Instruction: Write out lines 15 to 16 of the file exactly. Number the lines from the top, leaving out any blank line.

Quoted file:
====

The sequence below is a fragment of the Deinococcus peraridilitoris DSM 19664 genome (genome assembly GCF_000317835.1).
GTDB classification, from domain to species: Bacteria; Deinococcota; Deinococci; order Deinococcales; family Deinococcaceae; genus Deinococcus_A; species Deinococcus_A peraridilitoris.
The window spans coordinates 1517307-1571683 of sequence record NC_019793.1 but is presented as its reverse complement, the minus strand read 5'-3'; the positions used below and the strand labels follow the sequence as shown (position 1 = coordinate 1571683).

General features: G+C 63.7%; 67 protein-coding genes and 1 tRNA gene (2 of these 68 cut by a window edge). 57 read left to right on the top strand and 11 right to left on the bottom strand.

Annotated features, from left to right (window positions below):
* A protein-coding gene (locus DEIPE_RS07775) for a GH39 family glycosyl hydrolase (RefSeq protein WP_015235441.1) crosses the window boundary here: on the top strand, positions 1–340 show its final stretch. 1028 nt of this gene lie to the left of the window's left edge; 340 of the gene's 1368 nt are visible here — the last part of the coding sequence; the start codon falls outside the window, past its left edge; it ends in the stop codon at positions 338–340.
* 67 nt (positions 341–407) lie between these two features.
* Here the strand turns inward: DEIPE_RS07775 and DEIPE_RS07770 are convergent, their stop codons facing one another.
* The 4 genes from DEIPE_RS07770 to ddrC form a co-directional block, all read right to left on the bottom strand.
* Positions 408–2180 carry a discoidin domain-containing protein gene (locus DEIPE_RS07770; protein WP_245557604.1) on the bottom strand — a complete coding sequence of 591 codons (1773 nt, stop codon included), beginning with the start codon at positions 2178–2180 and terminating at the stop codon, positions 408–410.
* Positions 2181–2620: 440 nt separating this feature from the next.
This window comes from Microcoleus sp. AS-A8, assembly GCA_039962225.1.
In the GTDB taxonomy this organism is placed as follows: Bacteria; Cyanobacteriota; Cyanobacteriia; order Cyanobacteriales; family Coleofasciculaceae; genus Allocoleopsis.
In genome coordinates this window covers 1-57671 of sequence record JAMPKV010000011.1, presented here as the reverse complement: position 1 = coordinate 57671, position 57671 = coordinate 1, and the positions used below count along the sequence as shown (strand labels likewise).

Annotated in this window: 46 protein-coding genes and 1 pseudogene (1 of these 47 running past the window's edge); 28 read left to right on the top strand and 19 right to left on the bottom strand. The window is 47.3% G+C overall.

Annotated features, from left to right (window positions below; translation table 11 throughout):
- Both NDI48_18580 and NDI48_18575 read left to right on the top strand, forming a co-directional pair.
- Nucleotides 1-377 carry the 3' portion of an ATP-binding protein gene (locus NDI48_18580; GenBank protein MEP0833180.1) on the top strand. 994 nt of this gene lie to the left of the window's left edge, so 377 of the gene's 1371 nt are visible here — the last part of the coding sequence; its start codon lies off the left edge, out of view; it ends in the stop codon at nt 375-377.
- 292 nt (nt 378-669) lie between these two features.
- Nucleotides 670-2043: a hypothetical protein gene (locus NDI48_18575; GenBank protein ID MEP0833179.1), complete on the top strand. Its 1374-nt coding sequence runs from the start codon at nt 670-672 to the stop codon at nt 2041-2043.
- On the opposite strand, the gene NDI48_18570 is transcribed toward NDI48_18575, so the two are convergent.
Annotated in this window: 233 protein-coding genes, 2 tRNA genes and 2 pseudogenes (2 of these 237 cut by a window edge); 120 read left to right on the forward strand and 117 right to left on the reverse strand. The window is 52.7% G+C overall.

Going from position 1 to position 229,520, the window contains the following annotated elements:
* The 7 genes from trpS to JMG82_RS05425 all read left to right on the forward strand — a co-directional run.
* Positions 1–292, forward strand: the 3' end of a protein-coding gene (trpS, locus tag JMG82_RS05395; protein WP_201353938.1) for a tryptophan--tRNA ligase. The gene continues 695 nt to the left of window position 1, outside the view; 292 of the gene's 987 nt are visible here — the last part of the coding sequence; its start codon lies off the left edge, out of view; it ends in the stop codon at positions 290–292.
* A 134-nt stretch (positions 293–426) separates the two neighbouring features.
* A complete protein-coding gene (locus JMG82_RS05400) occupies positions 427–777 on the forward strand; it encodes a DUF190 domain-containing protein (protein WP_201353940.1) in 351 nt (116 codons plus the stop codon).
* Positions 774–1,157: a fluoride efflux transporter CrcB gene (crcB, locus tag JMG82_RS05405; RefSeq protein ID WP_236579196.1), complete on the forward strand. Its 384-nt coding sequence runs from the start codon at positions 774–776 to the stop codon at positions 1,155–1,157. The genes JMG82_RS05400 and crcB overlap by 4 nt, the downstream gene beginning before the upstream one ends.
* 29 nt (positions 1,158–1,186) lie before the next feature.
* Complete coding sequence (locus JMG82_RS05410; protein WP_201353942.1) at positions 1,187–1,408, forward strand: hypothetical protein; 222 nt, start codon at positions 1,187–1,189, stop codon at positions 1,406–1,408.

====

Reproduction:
Annotated in this window: 46 protein-coding genes and 1 pseudogene (1 of these 47 running past the window's edge); 28 read left to right on the top strand and 19 right to left on the bottom strand. The window is 47.3% G+C overall.

Annotated features, from left to right (window positions below; translation table 11 throughout):